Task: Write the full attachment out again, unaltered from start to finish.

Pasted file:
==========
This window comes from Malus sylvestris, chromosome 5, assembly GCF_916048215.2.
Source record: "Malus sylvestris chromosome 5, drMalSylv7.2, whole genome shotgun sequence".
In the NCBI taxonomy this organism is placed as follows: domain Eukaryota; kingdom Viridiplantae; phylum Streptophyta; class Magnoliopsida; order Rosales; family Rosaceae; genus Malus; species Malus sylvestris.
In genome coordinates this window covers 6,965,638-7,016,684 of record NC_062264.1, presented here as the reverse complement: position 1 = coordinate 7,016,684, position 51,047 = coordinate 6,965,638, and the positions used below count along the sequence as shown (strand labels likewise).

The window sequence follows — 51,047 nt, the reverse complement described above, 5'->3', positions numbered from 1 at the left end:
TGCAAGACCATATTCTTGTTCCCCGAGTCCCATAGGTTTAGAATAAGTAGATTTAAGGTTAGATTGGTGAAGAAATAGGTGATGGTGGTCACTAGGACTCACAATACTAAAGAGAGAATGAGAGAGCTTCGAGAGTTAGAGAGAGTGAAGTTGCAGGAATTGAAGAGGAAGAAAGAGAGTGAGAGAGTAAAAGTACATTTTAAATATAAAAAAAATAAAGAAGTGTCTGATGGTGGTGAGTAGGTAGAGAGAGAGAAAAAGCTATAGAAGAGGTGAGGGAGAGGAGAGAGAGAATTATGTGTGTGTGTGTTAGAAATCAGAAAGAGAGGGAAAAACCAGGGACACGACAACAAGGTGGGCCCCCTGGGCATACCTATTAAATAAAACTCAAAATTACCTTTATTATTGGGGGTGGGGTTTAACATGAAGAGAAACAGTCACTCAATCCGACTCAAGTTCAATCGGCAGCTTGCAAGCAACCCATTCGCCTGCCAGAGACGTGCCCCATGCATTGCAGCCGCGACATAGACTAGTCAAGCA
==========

This window comes from Malus sylvestris, chromosome 5, assembly GCF_916048215.2.
Source record: "Malus sylvestris chromosome 5, drMalSylv7.2, whole genome shotgun sequence".
In the NCBI taxonomy this organism is placed as follows: domain Eukaryota; kingdom Viridiplantae; phylum Streptophyta; class Magnoliopsida; order Rosales; family Rosaceae; genus Malus; species Malus sylvestris.
In genome coordinates this window covers 6,965,638-7,016,684 of record NC_062264.1, presented here as the reverse complement: position 1 = coordinate 7,016,684, position 51,047 = coordinate 6,965,638, and the positions used below count along the sequence as shown (strand labels likewise).

The window sequence follows — 51,047 nt, the reverse complement described above, 5'->3', positions numbered from 1 at the left end:
TGCAAGACCATATTCTTGTTCCCCGAGTCCCATAGGTTTAGAATAAGTAGATTTAAGGTTAGATTGGTGAAGAAATAGGTGATGGTGGTCACTAGGACTCACAATACTAAAGAGAGAATGAGAGAGCTTCGAGAGTTAGAGAGAGTGAAGTTGCAGGAATTGAAGAGGAAGAAAGAGAGTGAGAGAGTAAAAGTACATTTTAAATATAAAAAAAATAAAGAAGTGTCTGATGGTGGTGAGTAGGTAGAGAGAGAGAAAAAGCTATAGAAGAGGTGAGGGAGAGGAGAGAGAGAATTATGTGTGTGTGTGTTAGAAATCAGAAAGAGAGGGAAAAACCAGGGACACGACAACAAGGTGGGCCCCCTGGGCATACCTATTAAATAAAACTCAAAATTACCTTTATTATTGGGGGTGGGGTTTAACATGAAGAGAAACAGTCACTCAATCCGACTCAAGTTCAATCGGCAGCTTGCAAGCAACCCATTCGCCTGCCAGAGACGTGCCCCATGCATTGCAGCCGCGACATAGACTAGTCAAGCA